Food and friends complement music for bluesfest attendeesBlues music originated in the Deep South, and thanks to the Rampagin’ Cajun food truck, Bayfront Blues Festival patrons can taste the cuisine of the Deep South, too.
By: LaReesa Sandretsky , Duluth News Tribune
Blues music originated in the Deep South, and thanks to the Rampagin’ Cajun food truck, Bayfront Blues Festival patrons can taste the cuisine of the Deep South, too.
Matt Metzerott, who grew up in Kentucky and now lives in Hurley, has been peddling his Cajun eats at the bluesfest for 10 years, and he said Minnesotans are surprisingly receptive to the spicy food he serves.
“It’s about flavor as opposed to heat,” Metzerott said on Saturday while tossing seasoned fish fillets onto a hot grill. “If you blend it right, it’s not going to be overpowering and just blow you away.”
He must be doing something right: Tamra Anderson and her daughter Caryn Bruce, 11, of Duluth already had visited the food truck twice by Saturday afternoon. Anderson, attending her 11th festival, raved about the pork chop sandwich and said sampling food is a big part of her bluesfest experience.
“I love to eat here. I don’t eat anything before I come,” she said.
In addition to the Cajun cuisine, patrons can buy egg rolls, gyros, bloomin’ onions and a festival favorite, freshly squeezed lemonade. Metzerott said the diversity of food is a big plus for the bluesfest.
“You can try a different type of food every day,” he said. “Everything is really, really good. That’s part of a successful festival.”
The park isn’t the only place to find food. Parking lots surrounding the festival are full of tailgaters stocked with plenty of food and drinks. Doug Jensen of Duluth gets to the Great Lakes Aquarium parking lot early each day, and he and his friends set up tables and chairs.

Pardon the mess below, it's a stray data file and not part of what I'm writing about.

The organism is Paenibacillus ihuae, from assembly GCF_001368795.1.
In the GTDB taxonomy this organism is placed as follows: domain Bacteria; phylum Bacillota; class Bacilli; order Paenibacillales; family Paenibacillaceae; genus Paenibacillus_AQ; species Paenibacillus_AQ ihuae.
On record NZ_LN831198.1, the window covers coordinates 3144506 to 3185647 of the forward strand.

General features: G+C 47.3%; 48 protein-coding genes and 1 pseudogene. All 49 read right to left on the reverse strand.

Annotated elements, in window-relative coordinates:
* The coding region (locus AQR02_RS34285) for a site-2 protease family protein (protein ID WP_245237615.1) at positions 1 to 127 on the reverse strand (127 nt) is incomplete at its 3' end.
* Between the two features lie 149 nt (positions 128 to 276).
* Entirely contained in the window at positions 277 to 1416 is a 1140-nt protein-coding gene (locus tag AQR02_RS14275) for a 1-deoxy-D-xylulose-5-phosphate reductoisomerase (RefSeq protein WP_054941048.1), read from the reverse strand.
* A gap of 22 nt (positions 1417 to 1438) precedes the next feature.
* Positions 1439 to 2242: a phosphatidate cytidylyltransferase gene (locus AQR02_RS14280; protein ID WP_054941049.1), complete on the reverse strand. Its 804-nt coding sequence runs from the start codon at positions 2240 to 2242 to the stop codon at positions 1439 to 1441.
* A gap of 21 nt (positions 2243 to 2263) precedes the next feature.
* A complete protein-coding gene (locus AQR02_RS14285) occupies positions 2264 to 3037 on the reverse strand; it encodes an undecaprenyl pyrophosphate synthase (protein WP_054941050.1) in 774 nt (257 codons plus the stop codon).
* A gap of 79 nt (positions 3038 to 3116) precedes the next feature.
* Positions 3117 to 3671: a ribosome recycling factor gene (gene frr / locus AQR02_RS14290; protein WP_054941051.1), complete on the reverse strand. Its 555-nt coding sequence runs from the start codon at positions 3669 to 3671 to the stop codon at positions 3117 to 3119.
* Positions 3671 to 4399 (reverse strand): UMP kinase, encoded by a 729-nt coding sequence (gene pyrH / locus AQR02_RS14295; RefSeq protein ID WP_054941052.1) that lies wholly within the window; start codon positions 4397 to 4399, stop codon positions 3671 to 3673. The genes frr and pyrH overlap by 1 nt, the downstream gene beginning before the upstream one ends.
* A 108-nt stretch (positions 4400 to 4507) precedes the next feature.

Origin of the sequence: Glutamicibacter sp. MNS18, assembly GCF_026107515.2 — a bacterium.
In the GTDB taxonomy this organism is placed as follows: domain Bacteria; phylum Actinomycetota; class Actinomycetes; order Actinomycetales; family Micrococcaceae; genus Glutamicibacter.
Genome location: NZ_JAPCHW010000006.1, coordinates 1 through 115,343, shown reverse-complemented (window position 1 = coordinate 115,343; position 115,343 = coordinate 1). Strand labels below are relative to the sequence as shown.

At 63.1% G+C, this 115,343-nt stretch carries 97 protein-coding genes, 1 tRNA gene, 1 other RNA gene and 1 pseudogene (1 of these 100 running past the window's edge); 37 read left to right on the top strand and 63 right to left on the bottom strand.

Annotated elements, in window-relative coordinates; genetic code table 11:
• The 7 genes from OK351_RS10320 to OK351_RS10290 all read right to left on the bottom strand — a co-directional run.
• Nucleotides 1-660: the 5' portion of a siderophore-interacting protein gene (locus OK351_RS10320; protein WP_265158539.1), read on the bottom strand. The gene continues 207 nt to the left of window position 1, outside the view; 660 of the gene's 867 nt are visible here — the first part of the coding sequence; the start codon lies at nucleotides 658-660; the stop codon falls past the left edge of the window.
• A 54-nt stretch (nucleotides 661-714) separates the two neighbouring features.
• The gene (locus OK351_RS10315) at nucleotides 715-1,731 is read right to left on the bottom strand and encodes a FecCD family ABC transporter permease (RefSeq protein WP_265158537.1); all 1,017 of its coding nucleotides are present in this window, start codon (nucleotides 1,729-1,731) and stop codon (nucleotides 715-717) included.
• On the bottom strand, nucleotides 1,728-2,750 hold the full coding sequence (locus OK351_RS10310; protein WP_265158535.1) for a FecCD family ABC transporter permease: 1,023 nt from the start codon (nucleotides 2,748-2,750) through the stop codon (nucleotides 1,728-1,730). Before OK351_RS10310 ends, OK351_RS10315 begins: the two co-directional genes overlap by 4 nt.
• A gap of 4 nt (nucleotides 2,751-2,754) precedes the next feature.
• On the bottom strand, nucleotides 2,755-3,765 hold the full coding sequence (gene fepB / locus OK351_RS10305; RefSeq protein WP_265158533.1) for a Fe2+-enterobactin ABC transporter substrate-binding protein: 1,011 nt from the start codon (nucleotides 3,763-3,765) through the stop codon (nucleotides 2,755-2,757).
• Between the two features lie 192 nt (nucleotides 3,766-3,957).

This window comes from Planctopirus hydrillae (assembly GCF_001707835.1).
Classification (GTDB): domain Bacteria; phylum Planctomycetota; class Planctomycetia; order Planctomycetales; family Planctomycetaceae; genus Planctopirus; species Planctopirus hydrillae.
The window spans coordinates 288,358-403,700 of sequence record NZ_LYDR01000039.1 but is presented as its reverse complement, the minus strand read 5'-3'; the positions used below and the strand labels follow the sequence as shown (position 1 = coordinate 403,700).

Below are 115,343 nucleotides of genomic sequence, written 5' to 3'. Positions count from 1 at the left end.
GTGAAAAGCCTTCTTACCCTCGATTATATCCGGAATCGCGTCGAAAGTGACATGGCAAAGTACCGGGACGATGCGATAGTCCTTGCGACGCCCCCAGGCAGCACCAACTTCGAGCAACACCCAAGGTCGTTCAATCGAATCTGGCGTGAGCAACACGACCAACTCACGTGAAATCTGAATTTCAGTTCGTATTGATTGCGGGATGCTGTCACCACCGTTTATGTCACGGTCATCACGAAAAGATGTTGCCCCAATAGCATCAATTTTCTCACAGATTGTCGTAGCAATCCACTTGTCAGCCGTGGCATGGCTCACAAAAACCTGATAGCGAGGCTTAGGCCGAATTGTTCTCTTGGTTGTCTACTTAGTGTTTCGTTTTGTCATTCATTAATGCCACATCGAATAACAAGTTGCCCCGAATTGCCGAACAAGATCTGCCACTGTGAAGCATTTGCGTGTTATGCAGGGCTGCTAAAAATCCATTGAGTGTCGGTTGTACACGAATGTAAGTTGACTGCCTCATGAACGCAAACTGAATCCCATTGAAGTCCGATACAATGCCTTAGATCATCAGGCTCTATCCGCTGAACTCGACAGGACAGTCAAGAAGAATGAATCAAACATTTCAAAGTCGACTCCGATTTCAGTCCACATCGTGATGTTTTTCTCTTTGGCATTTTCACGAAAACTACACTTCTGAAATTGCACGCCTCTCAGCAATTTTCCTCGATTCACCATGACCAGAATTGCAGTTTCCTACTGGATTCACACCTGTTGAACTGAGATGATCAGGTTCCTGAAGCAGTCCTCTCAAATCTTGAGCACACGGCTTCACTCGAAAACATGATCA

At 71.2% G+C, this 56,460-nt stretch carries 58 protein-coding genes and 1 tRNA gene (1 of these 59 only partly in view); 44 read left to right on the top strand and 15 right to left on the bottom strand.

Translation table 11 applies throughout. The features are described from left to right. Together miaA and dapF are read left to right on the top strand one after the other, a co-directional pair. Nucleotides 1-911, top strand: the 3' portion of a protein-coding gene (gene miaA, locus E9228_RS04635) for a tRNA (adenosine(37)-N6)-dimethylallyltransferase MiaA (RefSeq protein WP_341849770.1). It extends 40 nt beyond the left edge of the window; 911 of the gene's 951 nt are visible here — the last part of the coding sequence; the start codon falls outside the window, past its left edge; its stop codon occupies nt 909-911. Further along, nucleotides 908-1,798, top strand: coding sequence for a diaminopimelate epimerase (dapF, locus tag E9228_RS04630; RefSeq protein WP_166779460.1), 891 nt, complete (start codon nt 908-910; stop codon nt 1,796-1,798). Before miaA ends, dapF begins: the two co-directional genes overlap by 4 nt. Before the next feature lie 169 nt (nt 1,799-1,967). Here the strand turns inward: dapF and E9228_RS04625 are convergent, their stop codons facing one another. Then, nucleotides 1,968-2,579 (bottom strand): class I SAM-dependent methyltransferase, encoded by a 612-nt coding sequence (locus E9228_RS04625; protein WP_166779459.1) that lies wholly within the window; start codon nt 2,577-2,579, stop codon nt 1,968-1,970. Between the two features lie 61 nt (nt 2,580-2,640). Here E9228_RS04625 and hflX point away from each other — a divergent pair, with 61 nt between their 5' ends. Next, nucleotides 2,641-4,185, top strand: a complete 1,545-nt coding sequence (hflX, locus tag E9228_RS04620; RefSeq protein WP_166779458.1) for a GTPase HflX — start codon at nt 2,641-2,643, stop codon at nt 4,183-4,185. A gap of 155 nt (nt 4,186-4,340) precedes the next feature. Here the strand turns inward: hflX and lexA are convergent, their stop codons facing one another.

“Everybody brings something,” he said. “We start coordinating about a week ahead of time.”
They all meet in the bluesfest parking lot and reunite each year over
tables full of food. Jensen estimates they fed 30 people on Saturday, serving salmon, lake trout, chicken wings and four kinds of pasta salad. Friday’s theme was “bring your own beef,” and today is brunch day. A highlight of today’s menu will be a concoction called the bacon explosion, which Jensen said consists of 1 pound of bratwurst and 2 pounds of bacon.
Jensen, who has attended the festival for 23 of its 25 years, said they eat in the festival grounds, too —he can’t pass up the bloomin’ onion.
Marcia and Pat Armstrong of Hugo, Minn., are attending their third bluesfest this weekend with their friends Scott and Pam Knutson of Shakopee, Minn. They try a new cuisine every year, but the freshly squeezed lemonade is their standby. They recycle their cups year after year and enjoy the ice-cold lemonade while watching the music from the back of the park.
“Duluth is awesome. Just being right on the lake, the people watching … this is why we hang back, we get to take it all in and hear the music,” Marcia Armstrong said.
Metzerott can hear the blues from his food trailer, too. He said his job lets him celebrate his love of food and music.
“I’m a huge music fan. This is a good way for me to get away and listen to music while making a living,” he said.
Rampagin’ Cajun first appeared at bluesfest 10 years ago, and Metzerott said it was one of their first gigs. Now, they bring their food to festivals throughout the Midwest.
“They took a chance on us,” he said. “It’s always kind of been a good one for us.”
In addition to creating relationships with bluesfest organizers and musicians, Metzerott said the festival food community is a family in itself.
“You make a lot of friends along the way. It’s fun to be able to sit around and catch up and see how their summers are going,” he said.
Some combination of the location, food, community and music keeps people coming back to bluesfest year after year. While attendees raved about the weather this year, most of them said they would attend even if the elements weren’t so cooperative.
“It’s not a question of whether I’ll be here each year,” Anderson said. “It’s a question of whether I’ll bring my umbrella, sunscreen or parka.”